who are suicidal and they provide three expectations
evidence-based approaches that we all should be using so if you haven’t heard
of recommended standard of care think of this how great it is is it that you
could have national recommendations that you could rely on that if you followed
you could say I’m following the National recommended standard care guidelines and
not only are these supported by the the Commission around suicide prevention the
National Coalition they’re also supported by organizations like the
Joint Commission who do accreditation for health care organizations so what
are they again they’re the minimum so they are asking the question identifying
who’s at risk there are safety planning including lethal means assessment and
their follow-up caring contact there are all things that we know can help prevent
suicide when we’re talking about screening and assessment Jane mentioned
earlier the patient Health Questionnaire what we know about the last item on that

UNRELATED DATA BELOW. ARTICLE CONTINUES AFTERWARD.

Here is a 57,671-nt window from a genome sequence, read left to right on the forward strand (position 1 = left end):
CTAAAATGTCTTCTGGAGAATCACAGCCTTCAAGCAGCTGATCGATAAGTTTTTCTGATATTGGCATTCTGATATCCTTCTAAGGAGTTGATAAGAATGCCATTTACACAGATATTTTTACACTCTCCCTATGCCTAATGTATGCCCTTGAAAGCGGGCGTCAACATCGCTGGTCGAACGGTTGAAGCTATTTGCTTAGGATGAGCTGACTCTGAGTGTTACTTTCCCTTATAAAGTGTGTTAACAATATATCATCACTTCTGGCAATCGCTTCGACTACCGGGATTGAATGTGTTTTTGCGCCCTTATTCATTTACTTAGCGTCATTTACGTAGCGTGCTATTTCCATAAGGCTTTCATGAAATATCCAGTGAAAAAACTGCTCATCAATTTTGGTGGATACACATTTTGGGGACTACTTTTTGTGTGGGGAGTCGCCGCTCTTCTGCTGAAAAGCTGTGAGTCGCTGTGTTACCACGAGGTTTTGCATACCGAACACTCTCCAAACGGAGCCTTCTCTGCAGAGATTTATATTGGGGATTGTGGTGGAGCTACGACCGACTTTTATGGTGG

question which asks about suicide is that it is as good or better a predictor
of suicide attempt as cholesterol scores are of heart attack so you can use that
imperfect non-proprietary tool to identify who in your practice might be
at greatest risk for suicide and those would be people who are saying more than
half the days or nearly every day I’m having those thoughts with safety
planning you’re creating a plan for people to follow the steps to take for
what they should do when the when the urge hits them and there’s no reason why
you couldn’t put DBT skills in a safety plan and then finally you’re doing the
follow-up with caring contacts at the same time as the zero suicide approach
was coming up Marsha Linehan came out in the New York Times in 2011 about her